BHP Billiton to resume operations at Escondida after union rejects offer to rejoin talks
After an invite to return to negotiations was rejected by the the 2,500-member Escondida union, BHP Billiton announced that it would move forward at the copper mine in Chile and restart operations without the union’s involvement.
The Escondida copper mine, the world's largest copper mine, will first resume work in two areas of the mine that are unrelated to the current talks, Escondida Mine President Marcelo Castillo said at a news conference in the city of Antofagasta.
The company will then begin to do additional maintenance work, before finally re-establishing mining operations and restarting copper production.
“We hope that in some way opportunities for dialogue come about...but with the posture that we saw yesterday (from the union) and that all of you saw yesterday, it’s difficult to be able to hope for a conversation in the short term,” Castillo said.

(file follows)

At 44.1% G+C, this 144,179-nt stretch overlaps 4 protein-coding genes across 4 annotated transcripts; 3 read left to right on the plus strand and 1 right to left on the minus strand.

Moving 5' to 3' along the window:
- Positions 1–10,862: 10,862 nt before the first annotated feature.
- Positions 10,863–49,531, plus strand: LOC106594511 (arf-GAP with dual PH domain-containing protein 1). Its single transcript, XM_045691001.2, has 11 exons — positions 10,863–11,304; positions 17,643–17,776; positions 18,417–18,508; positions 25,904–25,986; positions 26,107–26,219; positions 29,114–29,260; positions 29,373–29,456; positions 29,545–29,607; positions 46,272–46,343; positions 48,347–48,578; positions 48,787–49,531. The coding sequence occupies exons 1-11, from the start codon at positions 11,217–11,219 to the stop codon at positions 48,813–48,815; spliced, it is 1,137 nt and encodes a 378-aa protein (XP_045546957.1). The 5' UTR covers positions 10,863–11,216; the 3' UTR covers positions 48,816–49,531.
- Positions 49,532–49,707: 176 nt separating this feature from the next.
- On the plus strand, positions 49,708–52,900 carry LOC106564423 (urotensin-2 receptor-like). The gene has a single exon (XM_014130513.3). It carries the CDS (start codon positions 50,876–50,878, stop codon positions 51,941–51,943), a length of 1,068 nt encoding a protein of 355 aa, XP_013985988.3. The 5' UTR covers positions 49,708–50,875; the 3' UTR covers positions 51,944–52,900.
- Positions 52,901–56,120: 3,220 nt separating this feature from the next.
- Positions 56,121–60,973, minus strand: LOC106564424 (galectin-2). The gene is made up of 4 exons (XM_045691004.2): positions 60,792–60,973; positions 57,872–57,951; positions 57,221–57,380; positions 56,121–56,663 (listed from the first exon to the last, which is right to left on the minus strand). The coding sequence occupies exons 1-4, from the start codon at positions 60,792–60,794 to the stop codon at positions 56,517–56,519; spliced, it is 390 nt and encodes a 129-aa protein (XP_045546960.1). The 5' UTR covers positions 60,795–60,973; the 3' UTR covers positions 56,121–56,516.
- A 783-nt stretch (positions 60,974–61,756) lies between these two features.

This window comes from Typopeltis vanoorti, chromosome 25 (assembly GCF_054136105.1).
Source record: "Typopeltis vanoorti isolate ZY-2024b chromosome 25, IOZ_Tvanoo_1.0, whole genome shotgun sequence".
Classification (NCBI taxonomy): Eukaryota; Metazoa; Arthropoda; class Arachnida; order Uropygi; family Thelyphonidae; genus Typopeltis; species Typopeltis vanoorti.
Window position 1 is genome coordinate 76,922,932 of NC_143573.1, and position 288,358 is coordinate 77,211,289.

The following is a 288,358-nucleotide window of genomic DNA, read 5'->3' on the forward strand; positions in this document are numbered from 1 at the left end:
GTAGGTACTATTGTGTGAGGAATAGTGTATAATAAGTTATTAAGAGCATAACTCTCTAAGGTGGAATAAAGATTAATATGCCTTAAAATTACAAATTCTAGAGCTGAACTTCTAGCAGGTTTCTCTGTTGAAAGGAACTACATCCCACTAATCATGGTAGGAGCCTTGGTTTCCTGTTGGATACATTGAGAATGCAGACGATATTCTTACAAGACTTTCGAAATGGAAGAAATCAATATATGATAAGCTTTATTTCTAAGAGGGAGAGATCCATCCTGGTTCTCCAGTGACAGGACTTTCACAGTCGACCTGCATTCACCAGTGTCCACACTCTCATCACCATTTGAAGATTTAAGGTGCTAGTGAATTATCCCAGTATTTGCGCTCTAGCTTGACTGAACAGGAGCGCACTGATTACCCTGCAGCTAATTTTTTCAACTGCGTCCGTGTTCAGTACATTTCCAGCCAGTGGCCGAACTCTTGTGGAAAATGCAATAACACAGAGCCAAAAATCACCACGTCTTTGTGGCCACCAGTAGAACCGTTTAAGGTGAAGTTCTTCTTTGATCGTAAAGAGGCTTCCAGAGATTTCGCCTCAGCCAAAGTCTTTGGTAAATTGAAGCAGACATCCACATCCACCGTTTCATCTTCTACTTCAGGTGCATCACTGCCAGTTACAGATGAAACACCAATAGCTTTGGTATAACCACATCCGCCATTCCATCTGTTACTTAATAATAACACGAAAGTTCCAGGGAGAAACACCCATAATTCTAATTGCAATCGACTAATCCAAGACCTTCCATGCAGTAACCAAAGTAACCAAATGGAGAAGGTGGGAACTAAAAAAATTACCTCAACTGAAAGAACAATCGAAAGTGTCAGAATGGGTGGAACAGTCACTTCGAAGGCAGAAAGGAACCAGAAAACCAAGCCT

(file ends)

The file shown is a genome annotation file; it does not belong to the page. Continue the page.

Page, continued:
Reuters reported that under Chilean law the mine was allowed to hire temporary workers 15 days after the strike started on Feb. 9, but had said it would wait for 30 days to show its commitment to dialogue. On the day of the announcement to move forward it was the 34th day of the strike.
In response to BHP’s statement, the union said it was taking a level-headed approach to the latest development.
Copper production has been halted since the 2,500-member union went on strike. On March 13, workers rejected a company invitation to return to the table, saying the invitation did not take into account workers’ pre-conditions for dialogue.
Union demands include that BHP agrees not to trim benefits in the existing contract, that shift patterns should not be made more taxing for workers, and new workers be offered the same benefits as those already employed at the mine.
It was the third failed attempt to restart dialogue during the strike, which has pushed global copper prices higher due to supply concerns.
Escondida produced slightly more than 1 Mt (1.1 million st) of copper in 2016, making it the world’s largest copper mine.
Rio Tinto and Japanese companies such as Mitsubishi Corp hold minority interests in the mine.